A couple of years ago, I didn’t even know what a persimmon was. I overheard a few of my graduate school colleagues chatting about them and how they were eagerly awaiting persimmon season. I purchased a few of the shiny orange fruits from the grocery store shortly thereafter, and am now hooked on their sweet, slightly chewy texture.
How to eat: Persimmons offer variety to your seasonal winter fruit repertoire. You can eat them solo, peel and all, in salads or slice them for yogurt parfaits (my personal favorite — see recipe below), or include them in your savory grain dishes or baked goods recipes.
Your persimmon is ripe and ready to eat when it is easy to remove the calyx, or fibrous leaf, atop the fruit. Should you opt to eat the fruit prior to this, you might find it bitter-tasting, as some varietals have a high tannin content.
How to select: Select a persimmon that is soft to the touch. It may even have a few brown imperfections on its surface. Your produce department may only have persimmons that are hard and unripe — these will just take some time to soften up in a paper bag at home.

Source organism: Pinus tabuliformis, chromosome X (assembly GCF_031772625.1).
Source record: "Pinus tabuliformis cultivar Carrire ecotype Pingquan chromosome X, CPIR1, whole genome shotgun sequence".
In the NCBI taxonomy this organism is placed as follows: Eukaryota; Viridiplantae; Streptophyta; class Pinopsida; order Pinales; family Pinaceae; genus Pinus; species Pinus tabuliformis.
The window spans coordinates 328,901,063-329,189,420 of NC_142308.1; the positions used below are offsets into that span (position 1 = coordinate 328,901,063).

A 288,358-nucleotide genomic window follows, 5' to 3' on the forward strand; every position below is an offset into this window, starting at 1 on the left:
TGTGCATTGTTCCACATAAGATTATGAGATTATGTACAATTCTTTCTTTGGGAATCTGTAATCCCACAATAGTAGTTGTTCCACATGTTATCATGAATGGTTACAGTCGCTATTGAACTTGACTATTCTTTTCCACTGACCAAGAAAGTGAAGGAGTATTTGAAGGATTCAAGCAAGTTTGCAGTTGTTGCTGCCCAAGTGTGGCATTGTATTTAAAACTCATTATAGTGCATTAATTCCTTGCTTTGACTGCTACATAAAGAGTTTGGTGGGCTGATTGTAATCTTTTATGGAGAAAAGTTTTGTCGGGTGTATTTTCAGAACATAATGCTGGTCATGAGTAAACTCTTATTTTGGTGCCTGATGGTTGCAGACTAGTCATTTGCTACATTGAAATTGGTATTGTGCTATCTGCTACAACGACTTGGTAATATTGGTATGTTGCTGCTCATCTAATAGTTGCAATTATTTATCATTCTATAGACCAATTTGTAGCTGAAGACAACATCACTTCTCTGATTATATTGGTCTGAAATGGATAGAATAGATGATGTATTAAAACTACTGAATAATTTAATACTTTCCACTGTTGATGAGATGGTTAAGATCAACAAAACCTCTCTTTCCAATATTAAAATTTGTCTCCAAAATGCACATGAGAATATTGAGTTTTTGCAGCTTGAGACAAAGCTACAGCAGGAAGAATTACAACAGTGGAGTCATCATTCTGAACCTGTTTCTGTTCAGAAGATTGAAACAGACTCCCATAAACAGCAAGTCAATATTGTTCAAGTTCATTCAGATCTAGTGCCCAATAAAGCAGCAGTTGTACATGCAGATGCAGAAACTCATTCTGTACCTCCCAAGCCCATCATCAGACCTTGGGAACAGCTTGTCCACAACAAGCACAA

Varietals: The Asian (or Japanese) persimmon is the most common varietal. The heart-shaped Hachiya is one common Asian persimmon with a high tannin content. I once made the mistake of eating one prior to ripening and had to spit it out — I couldn’t believe how “mealy” it tasted. I only made that mistake once! The American varietal, native to the East Coast, is round or oval, usually orange-yellow in color and can also taste bitter prior to ripening.
Health benefits: Persimmons are good sources of fiber, potassium, calcium and iron. They also contain vitamin C; one American persimmon contains approximately 80 percent of your daily recommended vitamin C intake and nearly 20 percent of your daily recommended iron. The Asian persimmon contains lower amounts of vitamin C (9 percent) and iron (1 percent) but clocks in at approximately 55 fewer calories than its American counterpart.
What is your favorite way to eat or cook with persimmons?
Recipe developed by Krista Ulatowski, MPH, RDN
1 persimmon, ripe, cut into eighths
½ cup non-fat Greek yogurt
¼ cup pomegranate seeds
2 tablespoon unsalted almonds
1 teaspoon cinnamon
- Combine all ingredients and stir to mix. Add other fruit as desired, i.e. apple or banana slices, mango chunks, berries, etc.